Jesus in the Jewish Shabbat

Do you enjoy captivating fiction? Then you’ll love The Thousand Islands Gilded Age series by my friend, award-winning author Susan G. Mathis. Set in the beautiful Thousand Islands in upstate New York (her childhood stomping ground), Susan skillfully weaves historical fact with intriguing story. I’ve invited her to share about her latest Christmas novella.

By Susan G. Mathis

In my sixth Gilded Age story, Reagan’s Reward, it’s 1912. Reagan Kennedy assumes the position of governess to the Bernheim family’s twin nephews, Jacob and Joseph, and her life at Cherry Island’s Casa Blanca becomes frustratingly complicated. Serving a Jewish family when she is a Gentile and tending to the mischievous eight-year-old boys will yield challenges galore.

Daniel Lovitz, the island’s caretaker and boatman, tries to help the alluring Reagan make sense of her new world. But she calls into question his own faith background and forces him to face the hurts of his past. In this excerpt, Reagan experiences a Jewish dinner, the Shabbat.

Mrs. Bernheim lit the candles and waved her hands over them three times, apparently saying a silent prayer. Then Mr. Bernheim stood and began, “Blessed are you, O Lord our God, King of the Universe, you are the author of peace…” He went on to talk about the holiness of the Sabbath, the candles driving out the darkness and lighting our way.

Everyone joined him with an “amen” and Reagan felt God’s gentle presence fill the room as Mrs. Bernheim sat. Then, Mr. Bernheim surprised her by going over to the twins, laying his hands on the boys’ heads, and praying for each one of them before breaking into a song of blessing.

Reagan’s eyes stung with tears, but she blinked them back. Never had she seen Mr. Bernheim so loving and tender. She looked at the boys who sat unusually still and quiet and Mr. Bernheim returned to his seat.

“Blessed are you, O Lord our God, King of the Universe, who creates the fruit of the vine.” Mr. Bernheim took a sip of a crystal goblet of wine and passed it to his wife. Reagan watched her hand it to Jacob who took a gulp and handed it to her. She took a sip and passed it to Joseph. He took a large swallow then returned it to his uncle. He leaned over to Reagan and whispered, “That was the Kiddush.”

Next, the butler brought a bowl of water with a towel hung over his arm. From Mr. and Mrs. Bernheim, to Reagan, to the boys, each washed their hands and dried them. Mr. Bernheim prayed for their clean hands.

“Blessed are you, O Lord our God, King of the Universe, who brings forth bread from the earth.” The missus repeated this prayer and so did Jacob. Was she to repeat the prayer too? She did, and Joseph followed. Jacob whispered, “That was the Hamotzi.”

Two loaves of bread sat on the table covered with intricately tatted cloths. Mrs. Bernheim ceremoniously removed both cloths, and each of them tore off a piece of the bread and ate in silence. How interesting to have only bread for dinner!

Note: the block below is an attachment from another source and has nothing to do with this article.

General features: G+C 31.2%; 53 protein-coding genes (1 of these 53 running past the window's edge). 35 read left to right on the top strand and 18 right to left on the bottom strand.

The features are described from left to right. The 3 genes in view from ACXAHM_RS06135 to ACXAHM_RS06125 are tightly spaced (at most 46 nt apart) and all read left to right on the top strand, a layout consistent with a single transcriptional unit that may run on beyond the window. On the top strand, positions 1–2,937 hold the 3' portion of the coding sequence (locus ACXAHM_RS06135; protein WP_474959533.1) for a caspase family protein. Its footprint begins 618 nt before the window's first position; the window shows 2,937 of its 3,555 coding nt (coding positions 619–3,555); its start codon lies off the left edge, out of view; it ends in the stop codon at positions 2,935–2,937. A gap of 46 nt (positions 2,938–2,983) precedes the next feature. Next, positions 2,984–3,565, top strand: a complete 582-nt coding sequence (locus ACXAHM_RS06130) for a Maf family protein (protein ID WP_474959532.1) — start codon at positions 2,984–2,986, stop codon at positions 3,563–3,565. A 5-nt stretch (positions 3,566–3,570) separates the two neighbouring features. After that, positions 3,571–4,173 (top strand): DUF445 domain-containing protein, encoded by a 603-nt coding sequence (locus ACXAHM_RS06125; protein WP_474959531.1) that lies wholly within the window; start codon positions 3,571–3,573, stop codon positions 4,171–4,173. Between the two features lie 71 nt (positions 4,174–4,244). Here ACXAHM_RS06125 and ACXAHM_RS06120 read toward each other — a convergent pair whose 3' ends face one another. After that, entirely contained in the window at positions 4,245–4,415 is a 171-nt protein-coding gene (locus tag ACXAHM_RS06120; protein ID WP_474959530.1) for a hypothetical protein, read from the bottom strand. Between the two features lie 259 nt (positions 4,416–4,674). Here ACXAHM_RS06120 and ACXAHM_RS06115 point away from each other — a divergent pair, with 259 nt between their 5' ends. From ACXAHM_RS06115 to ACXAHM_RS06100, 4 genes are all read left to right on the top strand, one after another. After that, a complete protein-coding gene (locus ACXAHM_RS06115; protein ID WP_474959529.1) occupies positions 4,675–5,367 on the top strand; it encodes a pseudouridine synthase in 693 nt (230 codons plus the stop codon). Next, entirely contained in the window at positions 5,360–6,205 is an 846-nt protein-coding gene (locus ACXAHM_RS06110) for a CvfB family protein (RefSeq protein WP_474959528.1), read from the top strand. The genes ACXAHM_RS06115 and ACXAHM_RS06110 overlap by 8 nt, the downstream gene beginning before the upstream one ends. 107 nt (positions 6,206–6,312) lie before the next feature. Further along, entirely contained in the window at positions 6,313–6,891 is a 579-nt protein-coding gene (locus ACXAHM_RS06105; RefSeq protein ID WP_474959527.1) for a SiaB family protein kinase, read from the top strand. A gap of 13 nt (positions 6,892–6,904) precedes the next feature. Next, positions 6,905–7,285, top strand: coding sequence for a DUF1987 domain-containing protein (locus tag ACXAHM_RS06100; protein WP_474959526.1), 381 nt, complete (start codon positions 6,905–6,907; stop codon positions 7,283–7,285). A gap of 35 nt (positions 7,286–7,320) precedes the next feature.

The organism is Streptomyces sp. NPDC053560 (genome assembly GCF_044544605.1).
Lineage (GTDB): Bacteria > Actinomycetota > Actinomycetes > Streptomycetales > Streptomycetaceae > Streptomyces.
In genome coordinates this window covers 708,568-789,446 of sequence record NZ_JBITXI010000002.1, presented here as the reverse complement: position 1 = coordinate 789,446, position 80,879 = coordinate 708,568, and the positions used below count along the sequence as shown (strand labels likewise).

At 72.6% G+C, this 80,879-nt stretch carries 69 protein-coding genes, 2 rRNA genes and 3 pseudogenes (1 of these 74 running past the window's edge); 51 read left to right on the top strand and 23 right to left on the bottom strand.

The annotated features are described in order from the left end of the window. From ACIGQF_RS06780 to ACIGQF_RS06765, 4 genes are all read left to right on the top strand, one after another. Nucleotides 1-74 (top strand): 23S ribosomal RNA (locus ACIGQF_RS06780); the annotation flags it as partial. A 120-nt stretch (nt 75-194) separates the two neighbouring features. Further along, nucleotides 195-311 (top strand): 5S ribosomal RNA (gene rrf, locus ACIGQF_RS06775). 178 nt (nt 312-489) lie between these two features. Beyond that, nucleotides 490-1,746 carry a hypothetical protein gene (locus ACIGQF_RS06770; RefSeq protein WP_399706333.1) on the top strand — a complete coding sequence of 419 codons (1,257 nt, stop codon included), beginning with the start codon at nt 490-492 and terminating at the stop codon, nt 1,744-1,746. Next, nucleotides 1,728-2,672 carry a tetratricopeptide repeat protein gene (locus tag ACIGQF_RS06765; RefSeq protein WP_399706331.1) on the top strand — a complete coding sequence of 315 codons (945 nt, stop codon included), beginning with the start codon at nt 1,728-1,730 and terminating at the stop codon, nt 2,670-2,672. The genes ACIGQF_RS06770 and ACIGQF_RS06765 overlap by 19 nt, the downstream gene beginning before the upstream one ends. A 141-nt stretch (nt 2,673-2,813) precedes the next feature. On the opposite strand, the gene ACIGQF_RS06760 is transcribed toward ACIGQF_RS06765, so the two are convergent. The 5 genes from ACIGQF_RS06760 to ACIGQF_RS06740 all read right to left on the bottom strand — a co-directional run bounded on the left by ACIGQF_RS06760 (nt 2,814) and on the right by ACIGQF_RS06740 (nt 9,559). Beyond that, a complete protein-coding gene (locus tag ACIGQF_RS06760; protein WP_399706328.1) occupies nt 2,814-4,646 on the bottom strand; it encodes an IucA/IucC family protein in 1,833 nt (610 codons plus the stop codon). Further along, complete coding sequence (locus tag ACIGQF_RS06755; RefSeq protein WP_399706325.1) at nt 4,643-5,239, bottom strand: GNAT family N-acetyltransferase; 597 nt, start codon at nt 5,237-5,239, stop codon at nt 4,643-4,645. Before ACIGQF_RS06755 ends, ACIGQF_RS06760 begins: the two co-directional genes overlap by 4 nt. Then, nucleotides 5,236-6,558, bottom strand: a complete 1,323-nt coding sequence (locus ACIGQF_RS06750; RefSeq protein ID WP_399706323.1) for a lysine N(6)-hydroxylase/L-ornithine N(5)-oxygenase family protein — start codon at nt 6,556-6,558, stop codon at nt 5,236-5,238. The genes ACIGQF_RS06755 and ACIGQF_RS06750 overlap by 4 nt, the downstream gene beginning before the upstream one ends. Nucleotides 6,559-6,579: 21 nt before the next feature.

Yet just as she was thinking that, the butler set a large, silver bowl before them. He removed the cover and proceeded to ladle a golden chicken soup into bowls and place them before each of them.

When dinner was finished, the butler removed the bowls and set small plates before each of them. Jacob leaned in and whispered, “It’s honey cake. I just know it.”

Sure enough, the butler presented a golden bundt. He cut the cake and served it. Almonds and raisins made it a most delightful treat, and the missus allowed the boys to have a second piece.

Mr. Bernheim cleared his throat. “Jacob and Joseph, remember that tomorrow is a day of rest. No wild boy nonsense.”

Later in the story, I reveal…the rest of the story. Here’s the unfolding:

“I’d like to understand Shabbat better. The prayers. The symbolism. It’s so beautiful.”

Jacob started. “The candles show us when God created light. The wine gives us joy.”

“And we wash our hands before we lift them up to God,” Joseph added.

Daniel interjected. “Very good. And what of the bread?”

“The Challah? It’s braided like this.” Joseph folded his arms. “When your arms are folded, you can’t work, and the Shabbat is a day for resting.”

“And there are two loaves ’cuz God gave a double portion of manna on Fridays, and the lacy covers are the dew that the Israelites saw before the manna appeared.” Jacob grinned.

“Really? That’s so amazing.” Reagan smiled. “Goodness! Such beautiful ways to remember God. Thank you, boys. I shall forever remember that you were the ones who enlightened me.”

Reagan turned to Daniel. “I can’t help but see Jesus in all of it. He said He was the light of the world and the Bread of Life. He took the cup of wine and said, ‘this is My blood of the covenant.’ Can you not see how Jesus fulfills all this?”

(Books by Susan G. Mathis include Devyn’s Dilemma and Katelyn’s Choice—the first two books of her Thousand Islands Gilded Age series; The Fabric of Hope: An Irish Family Legacy; Christmas Charity; and Sara’s Surprise. Her books have won numerous awards, including the Illumination Book Award, the American Fiction Award and the Indie Excellence Book Award. Visit

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